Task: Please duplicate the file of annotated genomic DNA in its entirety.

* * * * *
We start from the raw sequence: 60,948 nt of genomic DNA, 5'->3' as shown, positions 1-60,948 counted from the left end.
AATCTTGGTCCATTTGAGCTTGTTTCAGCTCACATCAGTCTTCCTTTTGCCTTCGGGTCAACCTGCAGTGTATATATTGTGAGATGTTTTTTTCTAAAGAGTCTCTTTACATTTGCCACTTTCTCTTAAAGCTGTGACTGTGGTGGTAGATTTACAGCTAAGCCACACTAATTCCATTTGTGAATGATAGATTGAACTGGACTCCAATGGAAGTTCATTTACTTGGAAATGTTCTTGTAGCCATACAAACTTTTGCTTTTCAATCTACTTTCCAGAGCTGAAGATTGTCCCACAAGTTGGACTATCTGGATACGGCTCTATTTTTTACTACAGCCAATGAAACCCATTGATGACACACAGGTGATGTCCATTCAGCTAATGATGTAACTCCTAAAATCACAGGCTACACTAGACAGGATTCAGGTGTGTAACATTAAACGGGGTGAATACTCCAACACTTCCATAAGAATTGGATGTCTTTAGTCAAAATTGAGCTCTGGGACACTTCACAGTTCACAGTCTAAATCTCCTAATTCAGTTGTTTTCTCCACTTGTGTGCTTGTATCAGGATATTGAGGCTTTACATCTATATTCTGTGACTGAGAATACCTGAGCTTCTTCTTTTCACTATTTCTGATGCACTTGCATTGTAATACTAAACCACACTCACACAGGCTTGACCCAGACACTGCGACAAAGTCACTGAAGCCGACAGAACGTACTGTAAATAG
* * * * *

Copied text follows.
We start from the raw sequence: 60,948 nt of genomic DNA, 5'->3' as shown, positions 1-60,948 counted from the left end.
AATCTTGGTCCATTTGAGCTTGTTTCAGCTCACATCAGTCTTCCTTTTGCCTTCGGGTCAACCTGCAGTGTATATATTGTGAGATGTTTTTTTCTAAAGAGTCTCTTTACATTTGCCACTTTCTCTTAAAGCTGTGACTGTGGTGGTAGATTTACAGCTAAGCCACACTAATTCCATTTGTGAATGATAGATTGAACTGGACTCCAATGGAAGTTCATTTACTTGGAAATGTTCTTGTAGCCATACAAACTTTTGCTTTTCAATCTACTTTCCAGAGCTGAAGATTGTCCCACAAGTTGGACTATCTGGATACGGCTCTATTTTTTACTACAGCCAATGAAACCCATTGATGACACACAGGTGATGTCCATTCAGCTAATGATGTAACTCCTAAAATCACAGGCTACACTAGACAGGATTCAGGTGTGTAACATTAAACGGGGTGAATACTCCAACACTTCCATAAGAATTGGATGTCTTTAGTCAAAATTGAGCTCTGGGACACTTCACAGTTCACAGTCTAAATCTCCTAATTCAGTTGTTTTCTCCACTTGTGTGCTTGTATCAGGATATTGAGGCTTTACATCTATATTCTGTGACTGAGAATACCTGAGCTTCTTCTTTTCACTATTTCTGATGCACTTGCATTGTAATACTAAACCACACTCACACAGGCTTGACCCAGACACTGCGACAAAGTCACTGAAGCCGACAGAACGTACTGTAAATAG